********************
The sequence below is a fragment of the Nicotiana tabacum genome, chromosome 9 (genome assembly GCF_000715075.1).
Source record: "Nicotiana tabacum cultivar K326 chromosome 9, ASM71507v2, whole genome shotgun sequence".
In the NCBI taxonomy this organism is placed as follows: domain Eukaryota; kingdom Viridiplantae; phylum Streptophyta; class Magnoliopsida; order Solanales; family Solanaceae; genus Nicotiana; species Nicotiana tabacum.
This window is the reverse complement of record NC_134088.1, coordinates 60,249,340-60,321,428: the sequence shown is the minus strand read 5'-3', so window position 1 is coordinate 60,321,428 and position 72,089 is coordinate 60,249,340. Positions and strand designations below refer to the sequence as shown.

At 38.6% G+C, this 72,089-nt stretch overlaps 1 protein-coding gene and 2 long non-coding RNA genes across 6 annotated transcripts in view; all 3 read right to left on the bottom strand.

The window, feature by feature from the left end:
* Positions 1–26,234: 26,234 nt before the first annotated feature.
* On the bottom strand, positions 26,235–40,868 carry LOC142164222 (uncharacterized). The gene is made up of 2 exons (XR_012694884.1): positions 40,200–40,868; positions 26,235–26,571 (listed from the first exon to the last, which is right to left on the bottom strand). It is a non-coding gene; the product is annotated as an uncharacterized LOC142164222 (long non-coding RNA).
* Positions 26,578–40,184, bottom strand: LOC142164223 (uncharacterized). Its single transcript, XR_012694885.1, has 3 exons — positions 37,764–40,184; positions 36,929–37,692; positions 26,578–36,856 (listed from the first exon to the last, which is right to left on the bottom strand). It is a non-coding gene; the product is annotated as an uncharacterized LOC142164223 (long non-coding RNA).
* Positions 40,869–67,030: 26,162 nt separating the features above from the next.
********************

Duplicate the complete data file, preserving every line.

The sequence below is a fragment of the Nicotiana tabacum genome, chromosome 9 (genome assembly GCF_000715075.1).
Source record: "Nicotiana tabacum cultivar K326 chromosome 9, ASM71507v2, whole genome shotgun sequence".
In the NCBI taxonomy this organism is placed as follows: domain Eukaryota; kingdom Viridiplantae; phylum Streptophyta; class Magnoliopsida; order Solanales; family Solanaceae; genus Nicotiana; species Nicotiana tabacum.
This window is the reverse complement of record NC_134088.1, coordinates 60,249,340-60,321,428: the sequence shown is the minus strand read 5'-3', so window position 1 is coordinate 60,321,428 and position 72,089 is coordinate 60,249,340. Positions and strand designations below refer to the sequence as shown.

At 38.6% G+C, this 72,089-nt stretch overlaps 1 protein-coding gene and 2 long non-coding RNA genes across 6 annotated transcripts in view; all 3 read right to left on the bottom strand.

The window, feature by feature from the left end:
* Positions 1–26,234: 26,234 nt before the first annotated feature.
* On the bottom strand, positions 26,235–40,868 carry LOC142164222 (uncharacterized). The gene is made up of 2 exons (XR_012694884.1): positions 40,200–40,868; positions 26,235–26,571 (listed from the first exon to the last, which is right to left on the bottom strand). It is a non-coding gene; the product is annotated as an uncharacterized LOC142164222 (long non-coding RNA).
* Positions 26,578–40,184, bottom strand: LOC142164223 (uncharacterized). Its single transcript, XR_012694885.1, has 3 exons — positions 37,764–40,184; positions 36,929–37,692; positions 26,578–36,856 (listed from the first exon to the last, which is right to left on the bottom strand). It is a non-coding gene; the product is annotated as an uncharacterized LOC142164223 (long non-coding RNA).
* Positions 40,869–67,030: 26,162 nt separating the features above from the next.